A key inflation indicator rose 3.6 percent in July from last year — its biggest year-over-year jump in 30 years as costs continued to rise in the US economy, the feds confirmed Friday.
The Commerce Department’s core personal consumption expenditures index has risen over a 12-month period, the most since May 1991. The reading met expectations from economists surveyed by Dow Jones. The core index, which excludes volatile food and energy costs, rose 0.3 percent from June, slightly slower than the 0.4 percent increase seen from May to June, the Commerce Department reported.
The index tracks prices across a variety of goods and services and is considered a broader measure for inflation than the Labor Department’s Consumer Price Index, which rose 5.4 percent in July from a year ago. July retail sales, meanwhile, fell 1.1% from the previous month, notably shy of Wall Street forecasts, suggesting the recent surge in Delta-variant infections is beginning to impact consumer strength in the world’s biggest economy.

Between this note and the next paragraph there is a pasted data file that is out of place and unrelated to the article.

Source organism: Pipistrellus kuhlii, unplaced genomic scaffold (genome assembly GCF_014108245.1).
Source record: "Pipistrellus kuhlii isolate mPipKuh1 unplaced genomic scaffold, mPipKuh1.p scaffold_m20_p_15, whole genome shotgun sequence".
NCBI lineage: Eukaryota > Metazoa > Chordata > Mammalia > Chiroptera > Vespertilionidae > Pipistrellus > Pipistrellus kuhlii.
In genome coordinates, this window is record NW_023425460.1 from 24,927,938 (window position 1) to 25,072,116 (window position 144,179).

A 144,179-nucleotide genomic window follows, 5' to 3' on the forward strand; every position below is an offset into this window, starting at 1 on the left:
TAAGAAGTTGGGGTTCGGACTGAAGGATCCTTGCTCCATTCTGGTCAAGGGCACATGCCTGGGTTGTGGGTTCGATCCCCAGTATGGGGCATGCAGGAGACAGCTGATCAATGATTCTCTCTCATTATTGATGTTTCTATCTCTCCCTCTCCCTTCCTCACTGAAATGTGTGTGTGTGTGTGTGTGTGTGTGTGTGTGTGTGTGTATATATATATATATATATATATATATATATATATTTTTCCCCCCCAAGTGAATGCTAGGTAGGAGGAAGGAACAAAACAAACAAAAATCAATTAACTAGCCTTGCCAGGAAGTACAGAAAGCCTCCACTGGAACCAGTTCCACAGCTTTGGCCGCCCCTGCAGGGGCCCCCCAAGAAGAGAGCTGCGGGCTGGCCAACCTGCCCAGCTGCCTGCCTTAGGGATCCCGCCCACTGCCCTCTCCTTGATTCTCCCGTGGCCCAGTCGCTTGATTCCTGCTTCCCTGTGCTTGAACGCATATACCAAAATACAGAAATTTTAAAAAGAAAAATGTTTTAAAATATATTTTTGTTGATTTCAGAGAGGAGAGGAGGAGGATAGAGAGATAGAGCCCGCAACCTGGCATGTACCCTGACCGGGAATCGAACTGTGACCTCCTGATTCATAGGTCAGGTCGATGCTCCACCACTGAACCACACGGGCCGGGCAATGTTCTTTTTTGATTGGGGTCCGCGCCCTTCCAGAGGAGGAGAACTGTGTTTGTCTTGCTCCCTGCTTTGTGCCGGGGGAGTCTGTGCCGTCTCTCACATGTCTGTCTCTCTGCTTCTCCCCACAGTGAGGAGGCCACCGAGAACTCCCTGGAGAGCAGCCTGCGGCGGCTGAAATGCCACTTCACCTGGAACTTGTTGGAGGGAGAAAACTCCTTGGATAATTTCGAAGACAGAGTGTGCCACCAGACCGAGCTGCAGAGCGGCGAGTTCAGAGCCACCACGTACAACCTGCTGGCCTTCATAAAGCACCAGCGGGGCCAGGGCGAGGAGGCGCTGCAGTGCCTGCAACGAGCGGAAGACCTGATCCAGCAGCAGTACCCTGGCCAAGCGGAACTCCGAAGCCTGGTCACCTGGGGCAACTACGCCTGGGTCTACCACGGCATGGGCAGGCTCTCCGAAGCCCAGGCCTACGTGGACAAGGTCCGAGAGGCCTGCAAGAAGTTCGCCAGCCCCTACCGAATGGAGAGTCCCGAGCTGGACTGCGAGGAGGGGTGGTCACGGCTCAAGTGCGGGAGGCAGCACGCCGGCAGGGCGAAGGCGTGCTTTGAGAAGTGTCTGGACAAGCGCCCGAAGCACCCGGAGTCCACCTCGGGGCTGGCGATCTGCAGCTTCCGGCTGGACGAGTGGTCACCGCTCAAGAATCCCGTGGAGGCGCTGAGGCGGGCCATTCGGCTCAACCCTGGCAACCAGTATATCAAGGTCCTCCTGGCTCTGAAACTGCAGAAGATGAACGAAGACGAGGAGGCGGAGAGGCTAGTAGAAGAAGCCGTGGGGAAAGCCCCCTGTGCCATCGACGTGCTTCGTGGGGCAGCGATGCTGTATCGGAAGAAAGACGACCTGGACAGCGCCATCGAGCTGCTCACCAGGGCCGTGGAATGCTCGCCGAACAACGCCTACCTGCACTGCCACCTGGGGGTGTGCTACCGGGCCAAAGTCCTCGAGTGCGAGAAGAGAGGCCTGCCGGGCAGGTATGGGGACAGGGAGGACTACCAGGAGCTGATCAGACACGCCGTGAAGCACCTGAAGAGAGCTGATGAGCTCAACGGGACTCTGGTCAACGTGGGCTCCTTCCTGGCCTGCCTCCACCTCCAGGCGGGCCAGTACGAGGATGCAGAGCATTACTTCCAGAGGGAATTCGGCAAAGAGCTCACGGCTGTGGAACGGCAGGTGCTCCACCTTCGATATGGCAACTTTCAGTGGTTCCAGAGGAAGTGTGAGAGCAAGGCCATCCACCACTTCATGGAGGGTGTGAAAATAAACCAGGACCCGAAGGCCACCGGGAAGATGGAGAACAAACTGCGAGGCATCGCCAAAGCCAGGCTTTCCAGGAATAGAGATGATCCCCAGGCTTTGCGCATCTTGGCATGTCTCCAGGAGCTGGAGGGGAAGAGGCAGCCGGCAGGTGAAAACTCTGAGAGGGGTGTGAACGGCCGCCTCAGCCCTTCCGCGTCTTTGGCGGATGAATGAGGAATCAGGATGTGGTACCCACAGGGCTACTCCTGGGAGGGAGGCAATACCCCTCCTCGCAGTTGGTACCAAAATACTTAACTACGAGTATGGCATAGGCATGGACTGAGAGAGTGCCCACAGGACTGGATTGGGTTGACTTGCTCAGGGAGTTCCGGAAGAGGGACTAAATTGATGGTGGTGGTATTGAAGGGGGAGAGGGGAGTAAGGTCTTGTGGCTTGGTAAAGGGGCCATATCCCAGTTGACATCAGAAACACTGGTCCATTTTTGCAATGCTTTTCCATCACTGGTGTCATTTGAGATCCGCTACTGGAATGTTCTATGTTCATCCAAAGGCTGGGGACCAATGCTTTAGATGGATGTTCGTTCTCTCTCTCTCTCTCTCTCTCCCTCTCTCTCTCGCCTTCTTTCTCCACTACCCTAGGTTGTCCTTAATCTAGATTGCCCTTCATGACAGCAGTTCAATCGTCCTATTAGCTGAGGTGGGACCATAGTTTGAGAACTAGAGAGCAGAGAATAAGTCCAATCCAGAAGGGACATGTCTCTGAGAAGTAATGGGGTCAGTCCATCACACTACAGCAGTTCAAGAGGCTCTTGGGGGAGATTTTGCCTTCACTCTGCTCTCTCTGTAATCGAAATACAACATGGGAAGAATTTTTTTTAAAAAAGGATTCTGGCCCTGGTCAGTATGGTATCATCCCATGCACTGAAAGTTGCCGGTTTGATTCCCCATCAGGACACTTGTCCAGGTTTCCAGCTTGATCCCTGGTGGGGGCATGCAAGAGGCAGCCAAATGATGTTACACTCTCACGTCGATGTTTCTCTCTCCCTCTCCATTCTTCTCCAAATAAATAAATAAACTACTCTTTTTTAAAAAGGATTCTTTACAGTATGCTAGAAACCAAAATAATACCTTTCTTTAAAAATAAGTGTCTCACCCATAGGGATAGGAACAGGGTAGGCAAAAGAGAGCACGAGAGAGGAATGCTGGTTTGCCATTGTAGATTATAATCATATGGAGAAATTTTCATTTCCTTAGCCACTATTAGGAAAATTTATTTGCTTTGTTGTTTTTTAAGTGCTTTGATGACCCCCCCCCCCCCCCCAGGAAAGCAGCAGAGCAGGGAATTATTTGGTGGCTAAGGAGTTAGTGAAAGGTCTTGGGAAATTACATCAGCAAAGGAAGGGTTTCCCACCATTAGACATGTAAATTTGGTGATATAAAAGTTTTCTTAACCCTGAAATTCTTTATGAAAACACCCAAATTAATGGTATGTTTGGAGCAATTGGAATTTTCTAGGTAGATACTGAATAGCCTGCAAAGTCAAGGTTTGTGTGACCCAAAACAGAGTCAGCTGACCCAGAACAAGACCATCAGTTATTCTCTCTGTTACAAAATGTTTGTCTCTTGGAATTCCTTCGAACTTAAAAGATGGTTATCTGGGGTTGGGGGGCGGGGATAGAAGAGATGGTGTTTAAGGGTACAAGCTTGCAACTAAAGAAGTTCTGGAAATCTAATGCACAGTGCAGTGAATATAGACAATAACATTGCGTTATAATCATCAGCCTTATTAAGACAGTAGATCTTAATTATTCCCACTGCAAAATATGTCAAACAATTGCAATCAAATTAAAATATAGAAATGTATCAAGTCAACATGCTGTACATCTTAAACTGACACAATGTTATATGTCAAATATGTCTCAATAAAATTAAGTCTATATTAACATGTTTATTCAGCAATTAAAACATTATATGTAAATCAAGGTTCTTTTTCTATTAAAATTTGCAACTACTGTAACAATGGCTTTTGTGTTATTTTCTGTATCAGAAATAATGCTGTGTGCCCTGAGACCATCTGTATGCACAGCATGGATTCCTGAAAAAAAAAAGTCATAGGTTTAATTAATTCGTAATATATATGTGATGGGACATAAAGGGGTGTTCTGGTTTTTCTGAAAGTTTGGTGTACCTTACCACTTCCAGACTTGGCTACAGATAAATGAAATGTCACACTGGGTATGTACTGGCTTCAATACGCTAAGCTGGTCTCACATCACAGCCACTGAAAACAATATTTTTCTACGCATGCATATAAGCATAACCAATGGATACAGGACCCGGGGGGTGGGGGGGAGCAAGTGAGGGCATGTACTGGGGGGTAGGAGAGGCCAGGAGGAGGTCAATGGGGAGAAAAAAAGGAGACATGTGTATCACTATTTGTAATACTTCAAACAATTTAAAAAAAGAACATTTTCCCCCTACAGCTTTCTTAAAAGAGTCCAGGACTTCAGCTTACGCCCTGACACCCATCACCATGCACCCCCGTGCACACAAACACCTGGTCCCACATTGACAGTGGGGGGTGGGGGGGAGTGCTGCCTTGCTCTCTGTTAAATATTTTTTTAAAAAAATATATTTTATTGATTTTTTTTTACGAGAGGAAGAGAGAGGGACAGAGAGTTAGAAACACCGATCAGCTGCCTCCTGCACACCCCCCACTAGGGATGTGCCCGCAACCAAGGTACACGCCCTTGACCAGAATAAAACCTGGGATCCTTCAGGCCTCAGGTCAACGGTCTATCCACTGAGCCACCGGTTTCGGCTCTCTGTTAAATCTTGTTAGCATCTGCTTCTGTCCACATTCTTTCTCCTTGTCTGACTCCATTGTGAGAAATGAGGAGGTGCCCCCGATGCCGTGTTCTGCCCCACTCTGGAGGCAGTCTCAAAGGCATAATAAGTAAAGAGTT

U.S. stocks were little-changed following the data release, with futures contracts tied to the Dow Jones Industrial Average indicating a 75-point opening bell gain and those linked to the S&P 500 priced for an 11.5 point advance. Benchmark 10-year notes were little-changed at 1.345% while the dollar index was pegged 92.997 against a basket of six global peer currencies.
ARTICLE: PAUL MURDOCH
MANAGING EDITOR: CARSON CHOATE
PHOTO CREDITS: THE EPOCH TIMES
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